Building An Effective Pricing Strategy

Building An Effective Pricing Strategy

Building An Effective Pricing Strategy

When it comes to pricing strategies, merchandisers often opt for a fixed markup. That price is commonly fixed based on the cost of goods – a simple and straightforward calculation as most merchandisers don’t have access to in-depth insights or other variables to inform pricing. More important to them is aiming for their desired profit margin. 

But as more competition enters the space, fixed markups lose competitiveness. This means a product is either underpriced or overpriced, as the pricing does not accurately reflect market demands. 

In other words, unoptimised pricing hurts profit margins. 

Consumers today purchase based on emotion, rather than an actual need – it’s the reason behind brand values becoming increasingly important. Today, it’s more critical than ever to deliver pricing that is driven by customers’ perceived value. 

To establish an effective pricing strategy, merchandisers need to perform a pricing review based on the ‘good-better-best’ pricing structure. The structure consists of three different tiers of fashionability:

  • Core
  • Fashion
  • High fashion

Core items, like a t-shirt or plain cami tops, have prices that are reflective of their perceived value. The higher the fashionability attribute of an item, the higher the perceived price value it has.

To implement the ‘good-better-best’ pricing structure, you need both internal and external sources. The internal source would be the data on your brand’s pricing structure, while external sources are your competitor’s pricing structure. It is important to note here that the performance of your competitors’ pricing strategy needs to be taken into account as well.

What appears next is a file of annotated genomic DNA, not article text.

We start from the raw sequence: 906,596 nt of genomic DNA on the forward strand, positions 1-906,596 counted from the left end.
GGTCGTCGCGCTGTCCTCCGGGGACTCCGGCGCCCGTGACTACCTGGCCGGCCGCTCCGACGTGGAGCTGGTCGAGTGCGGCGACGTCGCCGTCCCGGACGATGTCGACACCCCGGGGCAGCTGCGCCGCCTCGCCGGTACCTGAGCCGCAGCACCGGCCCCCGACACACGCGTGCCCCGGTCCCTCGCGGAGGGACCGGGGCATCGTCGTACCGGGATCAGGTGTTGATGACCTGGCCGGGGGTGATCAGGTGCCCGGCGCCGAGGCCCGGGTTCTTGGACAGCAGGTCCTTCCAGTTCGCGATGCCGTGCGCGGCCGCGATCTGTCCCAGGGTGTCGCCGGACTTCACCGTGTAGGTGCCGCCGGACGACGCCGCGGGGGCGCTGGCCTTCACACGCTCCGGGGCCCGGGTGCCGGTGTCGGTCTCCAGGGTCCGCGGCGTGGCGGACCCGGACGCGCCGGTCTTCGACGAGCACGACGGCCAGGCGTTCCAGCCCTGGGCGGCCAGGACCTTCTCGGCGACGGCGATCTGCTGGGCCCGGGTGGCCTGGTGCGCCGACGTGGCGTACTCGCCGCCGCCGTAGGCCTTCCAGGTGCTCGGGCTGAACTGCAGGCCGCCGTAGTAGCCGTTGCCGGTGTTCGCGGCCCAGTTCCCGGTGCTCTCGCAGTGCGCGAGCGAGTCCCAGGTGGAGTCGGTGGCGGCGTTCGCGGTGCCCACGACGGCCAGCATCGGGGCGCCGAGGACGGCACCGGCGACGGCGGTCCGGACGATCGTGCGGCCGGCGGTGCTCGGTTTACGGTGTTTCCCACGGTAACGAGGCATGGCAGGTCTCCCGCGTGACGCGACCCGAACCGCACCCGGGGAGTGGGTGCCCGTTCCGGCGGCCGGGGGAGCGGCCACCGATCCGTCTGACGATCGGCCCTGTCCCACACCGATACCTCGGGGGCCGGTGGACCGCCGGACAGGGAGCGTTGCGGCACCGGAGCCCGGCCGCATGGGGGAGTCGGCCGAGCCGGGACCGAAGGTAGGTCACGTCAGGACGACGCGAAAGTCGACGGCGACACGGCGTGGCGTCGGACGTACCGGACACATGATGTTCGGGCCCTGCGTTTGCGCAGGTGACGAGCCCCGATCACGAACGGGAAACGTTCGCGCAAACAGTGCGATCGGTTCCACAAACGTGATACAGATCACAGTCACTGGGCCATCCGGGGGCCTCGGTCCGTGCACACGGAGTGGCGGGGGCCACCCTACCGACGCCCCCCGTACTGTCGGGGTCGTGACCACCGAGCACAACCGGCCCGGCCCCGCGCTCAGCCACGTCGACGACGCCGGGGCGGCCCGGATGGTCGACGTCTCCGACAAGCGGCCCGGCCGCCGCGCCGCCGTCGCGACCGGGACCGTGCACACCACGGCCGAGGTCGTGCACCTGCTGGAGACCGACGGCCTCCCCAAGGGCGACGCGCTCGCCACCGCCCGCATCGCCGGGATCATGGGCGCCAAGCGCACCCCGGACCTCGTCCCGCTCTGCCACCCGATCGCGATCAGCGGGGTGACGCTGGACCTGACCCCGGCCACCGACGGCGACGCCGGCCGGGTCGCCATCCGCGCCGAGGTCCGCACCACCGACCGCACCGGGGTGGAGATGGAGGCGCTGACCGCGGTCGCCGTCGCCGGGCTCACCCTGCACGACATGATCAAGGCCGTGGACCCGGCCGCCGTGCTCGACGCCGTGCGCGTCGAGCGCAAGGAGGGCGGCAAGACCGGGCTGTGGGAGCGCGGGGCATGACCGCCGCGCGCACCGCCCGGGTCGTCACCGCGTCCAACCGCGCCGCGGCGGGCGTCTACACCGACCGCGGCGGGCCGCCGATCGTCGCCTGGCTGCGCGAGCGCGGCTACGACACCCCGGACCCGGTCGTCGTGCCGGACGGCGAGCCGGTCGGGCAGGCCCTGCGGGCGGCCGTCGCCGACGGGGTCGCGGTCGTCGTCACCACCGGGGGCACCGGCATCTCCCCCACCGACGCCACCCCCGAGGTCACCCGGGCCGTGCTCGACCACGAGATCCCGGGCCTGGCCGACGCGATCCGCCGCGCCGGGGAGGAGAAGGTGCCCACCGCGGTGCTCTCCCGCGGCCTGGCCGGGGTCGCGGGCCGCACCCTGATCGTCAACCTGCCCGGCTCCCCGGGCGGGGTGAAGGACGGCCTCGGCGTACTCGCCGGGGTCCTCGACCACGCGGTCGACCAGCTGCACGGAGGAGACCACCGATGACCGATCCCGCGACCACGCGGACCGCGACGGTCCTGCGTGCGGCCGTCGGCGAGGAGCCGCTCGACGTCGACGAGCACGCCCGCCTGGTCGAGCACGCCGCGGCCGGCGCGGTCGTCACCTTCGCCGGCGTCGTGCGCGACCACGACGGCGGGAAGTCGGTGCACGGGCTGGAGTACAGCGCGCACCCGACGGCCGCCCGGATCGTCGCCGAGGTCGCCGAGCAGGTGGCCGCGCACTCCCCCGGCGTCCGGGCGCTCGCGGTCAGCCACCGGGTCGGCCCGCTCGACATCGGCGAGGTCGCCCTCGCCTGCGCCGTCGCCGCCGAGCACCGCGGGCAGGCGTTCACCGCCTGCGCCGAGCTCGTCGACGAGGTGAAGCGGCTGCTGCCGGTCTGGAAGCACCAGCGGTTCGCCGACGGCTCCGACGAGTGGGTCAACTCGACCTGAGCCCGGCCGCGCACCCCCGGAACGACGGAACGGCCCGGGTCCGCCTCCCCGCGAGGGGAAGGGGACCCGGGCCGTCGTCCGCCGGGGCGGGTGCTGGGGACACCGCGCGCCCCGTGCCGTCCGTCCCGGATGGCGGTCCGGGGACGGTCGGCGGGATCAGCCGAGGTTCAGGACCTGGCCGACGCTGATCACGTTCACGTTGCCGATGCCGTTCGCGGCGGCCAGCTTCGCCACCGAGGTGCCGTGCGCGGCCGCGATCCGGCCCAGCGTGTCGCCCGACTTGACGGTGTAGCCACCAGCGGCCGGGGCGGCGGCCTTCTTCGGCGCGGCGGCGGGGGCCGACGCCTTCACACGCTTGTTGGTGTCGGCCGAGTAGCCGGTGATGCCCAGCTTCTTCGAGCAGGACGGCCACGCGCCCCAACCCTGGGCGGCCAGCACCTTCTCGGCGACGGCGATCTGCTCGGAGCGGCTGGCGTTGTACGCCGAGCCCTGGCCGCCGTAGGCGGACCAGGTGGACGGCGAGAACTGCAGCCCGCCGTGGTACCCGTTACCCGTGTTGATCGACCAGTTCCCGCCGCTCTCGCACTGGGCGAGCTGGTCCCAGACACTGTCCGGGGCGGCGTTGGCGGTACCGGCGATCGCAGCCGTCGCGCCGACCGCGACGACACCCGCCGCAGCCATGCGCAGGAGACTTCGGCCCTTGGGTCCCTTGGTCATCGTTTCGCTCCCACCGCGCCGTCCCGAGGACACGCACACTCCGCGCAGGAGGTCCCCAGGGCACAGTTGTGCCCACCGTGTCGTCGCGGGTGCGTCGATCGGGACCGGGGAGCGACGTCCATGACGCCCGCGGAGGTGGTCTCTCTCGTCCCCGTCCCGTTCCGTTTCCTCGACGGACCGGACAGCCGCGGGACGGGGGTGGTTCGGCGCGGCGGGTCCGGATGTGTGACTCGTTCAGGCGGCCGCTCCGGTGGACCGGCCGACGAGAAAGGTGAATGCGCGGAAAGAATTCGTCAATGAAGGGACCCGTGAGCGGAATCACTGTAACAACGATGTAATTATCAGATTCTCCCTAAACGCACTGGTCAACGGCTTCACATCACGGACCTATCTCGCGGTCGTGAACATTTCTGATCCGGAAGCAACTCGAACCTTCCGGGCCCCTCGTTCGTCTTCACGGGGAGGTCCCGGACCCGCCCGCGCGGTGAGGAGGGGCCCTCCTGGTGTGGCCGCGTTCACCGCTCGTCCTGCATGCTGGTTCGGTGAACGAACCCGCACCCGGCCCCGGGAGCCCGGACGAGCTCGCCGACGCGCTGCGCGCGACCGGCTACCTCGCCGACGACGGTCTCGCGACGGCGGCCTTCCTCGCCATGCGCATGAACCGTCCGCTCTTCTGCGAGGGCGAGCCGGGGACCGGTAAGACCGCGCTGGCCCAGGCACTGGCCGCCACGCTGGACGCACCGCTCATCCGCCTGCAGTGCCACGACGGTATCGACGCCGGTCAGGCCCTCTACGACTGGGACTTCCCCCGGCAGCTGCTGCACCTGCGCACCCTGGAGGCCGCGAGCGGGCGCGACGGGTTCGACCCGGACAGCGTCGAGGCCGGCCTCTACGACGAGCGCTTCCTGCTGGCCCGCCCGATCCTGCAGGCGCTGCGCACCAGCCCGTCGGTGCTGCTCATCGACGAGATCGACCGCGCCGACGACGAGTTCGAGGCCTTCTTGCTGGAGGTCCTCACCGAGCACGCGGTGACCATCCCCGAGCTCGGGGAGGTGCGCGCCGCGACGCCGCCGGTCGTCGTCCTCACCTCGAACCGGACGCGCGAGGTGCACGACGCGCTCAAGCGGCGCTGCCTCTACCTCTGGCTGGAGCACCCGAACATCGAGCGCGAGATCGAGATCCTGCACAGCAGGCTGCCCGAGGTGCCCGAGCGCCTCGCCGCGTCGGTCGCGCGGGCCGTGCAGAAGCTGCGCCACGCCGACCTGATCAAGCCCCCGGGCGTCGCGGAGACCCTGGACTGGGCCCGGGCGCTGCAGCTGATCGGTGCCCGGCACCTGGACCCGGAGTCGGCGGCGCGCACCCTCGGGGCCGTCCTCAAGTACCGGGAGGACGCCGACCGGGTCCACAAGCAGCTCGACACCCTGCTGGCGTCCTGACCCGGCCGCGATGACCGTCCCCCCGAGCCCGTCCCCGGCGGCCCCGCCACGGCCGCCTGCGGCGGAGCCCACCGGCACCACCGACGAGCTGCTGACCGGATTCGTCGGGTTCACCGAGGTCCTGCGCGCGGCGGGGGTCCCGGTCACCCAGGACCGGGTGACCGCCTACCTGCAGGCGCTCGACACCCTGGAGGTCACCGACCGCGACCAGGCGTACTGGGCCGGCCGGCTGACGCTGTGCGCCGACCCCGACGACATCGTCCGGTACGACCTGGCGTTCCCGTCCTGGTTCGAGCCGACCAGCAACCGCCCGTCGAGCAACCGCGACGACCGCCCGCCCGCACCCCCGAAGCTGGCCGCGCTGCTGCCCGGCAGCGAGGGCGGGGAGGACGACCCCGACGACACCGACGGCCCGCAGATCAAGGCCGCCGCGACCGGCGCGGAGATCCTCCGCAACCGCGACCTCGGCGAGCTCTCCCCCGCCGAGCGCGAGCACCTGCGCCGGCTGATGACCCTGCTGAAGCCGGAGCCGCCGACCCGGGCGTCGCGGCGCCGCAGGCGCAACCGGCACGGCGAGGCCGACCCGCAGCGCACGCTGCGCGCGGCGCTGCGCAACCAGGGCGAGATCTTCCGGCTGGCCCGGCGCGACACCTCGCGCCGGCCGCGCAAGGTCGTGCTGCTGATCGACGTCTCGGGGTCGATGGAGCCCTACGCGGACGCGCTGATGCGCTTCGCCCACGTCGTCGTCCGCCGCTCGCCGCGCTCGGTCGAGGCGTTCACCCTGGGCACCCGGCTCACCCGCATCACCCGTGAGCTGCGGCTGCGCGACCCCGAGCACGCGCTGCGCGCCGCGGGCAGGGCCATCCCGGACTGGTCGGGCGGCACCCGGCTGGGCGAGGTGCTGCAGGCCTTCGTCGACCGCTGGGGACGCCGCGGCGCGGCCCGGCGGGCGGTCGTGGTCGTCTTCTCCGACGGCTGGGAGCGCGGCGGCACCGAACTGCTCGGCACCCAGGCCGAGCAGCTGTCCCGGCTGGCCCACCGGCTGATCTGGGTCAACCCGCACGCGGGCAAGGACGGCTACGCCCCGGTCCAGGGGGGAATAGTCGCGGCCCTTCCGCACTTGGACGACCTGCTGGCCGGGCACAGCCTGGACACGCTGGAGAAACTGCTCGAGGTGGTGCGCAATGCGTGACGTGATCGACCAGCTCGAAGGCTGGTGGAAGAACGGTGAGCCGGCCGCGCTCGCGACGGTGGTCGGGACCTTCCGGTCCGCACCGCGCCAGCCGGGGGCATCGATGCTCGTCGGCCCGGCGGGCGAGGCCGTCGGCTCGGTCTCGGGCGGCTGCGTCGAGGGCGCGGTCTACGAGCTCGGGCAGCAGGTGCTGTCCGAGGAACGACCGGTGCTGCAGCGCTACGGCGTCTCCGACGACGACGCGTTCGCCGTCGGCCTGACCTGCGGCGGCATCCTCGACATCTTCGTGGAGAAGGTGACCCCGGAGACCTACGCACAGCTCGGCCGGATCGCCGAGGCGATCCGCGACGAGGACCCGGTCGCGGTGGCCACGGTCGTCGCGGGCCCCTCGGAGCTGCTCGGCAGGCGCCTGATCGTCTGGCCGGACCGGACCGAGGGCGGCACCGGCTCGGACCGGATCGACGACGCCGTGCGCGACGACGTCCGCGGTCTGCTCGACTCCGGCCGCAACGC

By doing so, your pricing strategy will not only be reflective of current demands, but also optimised to generate higher margins. 

Below are the key steps:

Step 1: Get an Overview of Your Competitor’s Pricing Strategy

First, identify the median price and the price spread of your competitors. This helps you in understanding their brand positioning – and how theirs compares to yours. 

Pricing strategy - Full price summary
Zara and H&M’s full price assortment

Here, you can see Zara and H&M’s full price assortment from January to May of 2020. Zara’s assortment was priced at US $42.35 – $15 higher than H&M’s.

Step 2: Review Competitor’s Price Breakdown by Category

Next, break down the price range into different brackets and analyse the sell-outs. In doing so you have a better grasp of the fashionability within each bracket, as well as what consumers are willing to pay for at full price. 

For this example, we’ve selected the category Tops. The median price for Zara was US $21.65, and $16.16 for H&M. 

The majority of Zara’s tops were priced between US $10 to $40, while at H&M, this ranged from under US $10 and up to $30. Here, you can easily dive into the assortment within each of the brackets to identify the ‘good-better-best’ pricing strategy.

Pricing strategy - good-better-best strategy
The ‘good-better-best’ pricing strategy.


Zara ( ≤ US $ 20)

H&M ( ≤ US $ 10)

The ‘good’ price range consists of solid-coloured basic products, such as t-shirts, camisoles, tank tops and bodysuits. At Zara, similar basic products can be priced up to US $20, unlike H&M, which capped it at $10.


Zara (US $ 20 – US $40)

H&M (US $10 – US $40)

T-shirts were still present under the ‘better’ price range but with more prints and patterns. A higher number of fashion elements can be seen, such as puff sleeves, embroidery details and better fabrications such as satin or crepe. This falls under fashion items, with H&M offering at a lower entry price compared to Zara.


Zara (US $ 40 – US $ 50)

H&M (US $ 40 – US $ 50)

Coming to the ‘best’ price range with the highest fashionability attributes, both Zara and H&M have a similar pricing strategy, with louder and bolder fashion elements.

Values Over Margins

Creating a ‘good-better-best’ pricing analysis, you’d have a clear idea of how customers perceive a product’s value, at the click of a button. 

For Zara and H&M, though the price spread did overlap, it was clear that Zara’s ‘better’ assortment was US $10 higher than H&M, while H&M’s ‘better’ pricing assortment was much wider compared to Zara’s. This means Zara’s strategy was to offer a wider range of fashionable products at an ‘affordable’ price to cater to more customers. 

Understanding how competitors build their ‘good-better-best’ pricing strategy and consequently their sell-out performances allows you to build an effective pricing strategy according to market demands. 

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